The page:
A picture speaks a thousand words they say so need we say more? Well,
yes as these pics only tell you part of the story.
Firstly the club feels relatively small, with a capacity of under
1,000, split over three floors. This makes each room quite intimate,
and creates the flexibility of opening rooms as demand warrants it.
The exterior looks ... well... it's a bit 1980s downtown Toronto to
me, and not exactly inspiring, but the exterior is hardly going to
be seen by most customers, as the entrance is on York Way and there
is now a covered hallway running through to the back. Initially this
was a tent, which also doubles as the cloakroom, ("coat-check"
for our American readers), and the club was opened before it was completed.
I'm reminded of Fabric, the long-awaited opening of which was delayed
for a couple of months because the owners were concerned to get everything
right first. Lawrence Malice who's one of the investors,
has been working on getting this place open for a loooooong time,
and perhaps financial expediency as driven him to open the club before
it's finished. Be that as it may, though in need of some finishing
touches here and there, the bulk of the work is done and the club
has an excellent, friendly, (almost cozy?), feel to it.
My visit was for the launch of Ricochet,
a new gay monthly Sunday afternoon event for London. This has been
an awkward slot for promoters to fill, though some have done so successfully
for a time in the past, e.g. Pete Wardman's Sherbet,
and though only the ground floor was open, Simon,
the manager, showed me around the other two floors.
The ground floor and second floors are pretty similar, though the
second floor has a terrace, and there's a chill-out lounge/bar/dance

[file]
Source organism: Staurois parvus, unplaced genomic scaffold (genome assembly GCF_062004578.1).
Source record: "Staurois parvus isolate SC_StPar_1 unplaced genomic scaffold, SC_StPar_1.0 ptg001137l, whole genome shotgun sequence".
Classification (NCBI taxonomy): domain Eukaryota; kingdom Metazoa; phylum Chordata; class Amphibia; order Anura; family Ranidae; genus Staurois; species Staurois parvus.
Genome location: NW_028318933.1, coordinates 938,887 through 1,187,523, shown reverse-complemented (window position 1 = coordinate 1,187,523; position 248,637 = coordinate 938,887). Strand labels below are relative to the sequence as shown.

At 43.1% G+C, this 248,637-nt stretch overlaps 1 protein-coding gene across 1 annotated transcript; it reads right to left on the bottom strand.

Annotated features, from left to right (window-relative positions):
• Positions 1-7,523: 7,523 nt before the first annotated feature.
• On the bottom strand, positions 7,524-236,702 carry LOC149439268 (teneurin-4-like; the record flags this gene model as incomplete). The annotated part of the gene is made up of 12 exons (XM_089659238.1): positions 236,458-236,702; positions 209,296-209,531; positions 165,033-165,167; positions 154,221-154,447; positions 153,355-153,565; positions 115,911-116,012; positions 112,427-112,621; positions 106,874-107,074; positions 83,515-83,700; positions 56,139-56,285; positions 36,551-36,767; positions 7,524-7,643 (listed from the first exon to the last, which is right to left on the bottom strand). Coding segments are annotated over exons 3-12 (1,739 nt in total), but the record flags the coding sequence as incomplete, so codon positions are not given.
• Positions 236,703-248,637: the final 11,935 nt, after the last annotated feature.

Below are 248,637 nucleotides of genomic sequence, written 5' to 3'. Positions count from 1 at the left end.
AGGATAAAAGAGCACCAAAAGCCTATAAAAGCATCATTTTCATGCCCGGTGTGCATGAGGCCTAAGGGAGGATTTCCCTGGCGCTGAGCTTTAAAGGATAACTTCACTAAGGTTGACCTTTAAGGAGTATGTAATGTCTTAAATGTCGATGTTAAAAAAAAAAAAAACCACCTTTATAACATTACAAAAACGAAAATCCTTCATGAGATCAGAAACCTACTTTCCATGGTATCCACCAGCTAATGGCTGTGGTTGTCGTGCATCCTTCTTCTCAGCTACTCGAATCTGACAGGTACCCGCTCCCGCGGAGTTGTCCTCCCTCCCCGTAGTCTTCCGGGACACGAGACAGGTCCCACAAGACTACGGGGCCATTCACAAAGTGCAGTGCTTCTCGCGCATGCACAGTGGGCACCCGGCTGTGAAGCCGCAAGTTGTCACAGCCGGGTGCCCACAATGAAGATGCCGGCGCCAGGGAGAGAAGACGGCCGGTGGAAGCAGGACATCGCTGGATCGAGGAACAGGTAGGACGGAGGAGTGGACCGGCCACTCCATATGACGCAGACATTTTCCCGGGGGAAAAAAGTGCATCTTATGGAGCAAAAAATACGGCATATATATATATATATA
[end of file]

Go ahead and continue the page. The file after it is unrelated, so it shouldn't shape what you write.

space on the third floor.
The sound systems are good, but not as good as at
Turnmills, as there are dampened areas on the edges
of the dancefloor - i.e. you don't hear the music as well on the edges
as you do in the central square. The lighting is
also reasonable, but again not as good as Turnmills,
(sorry Egg but the comparison is going to be made all the time as
many of your customers are very familiar with that venue), and the
lighting jocks need a bit more experience extemporising. No doubt
this will come quickly.
Bar staff were efficient, though on my visit some
seemed tired, (they'd been up since the previous event), and might
have smiled more had they been fresher. Drinks were on a par with
most London clubs: Red Bull £3; bottle of chilled water £2.
I liked the venue, ... a lot... and I think it's going to be very
popular. The location might pose some problems as
some local residents when asked for directions referred to it as "the
batty boys club"; something of a broad brush generalisation as
Egg has been wise to swiftly get involved with an eclectic mix of
promoters running events targeting a variety of markets. Londoners
have also complained that it's out of the way, but actually it's very
easy to get to for out of towners from the North or West.
If I had any other complaint than the sound system, it was about the
lack of ventilation. The club was hot to the point that I
had to go outside just to cool down. The air conditioning
was only being used intermittently, for whatever reason I do not know,
though we all know that hot clubbers need to drink more.
Overall I recommend Egg as a nicely appointed, cozy addition to the
London clubbing scene.
Addendum: Trade has announced that they will be holding
a series of "Trade Gold" events, at Egg, starting on the
August Bank Holiday. For a preview of these see the Trade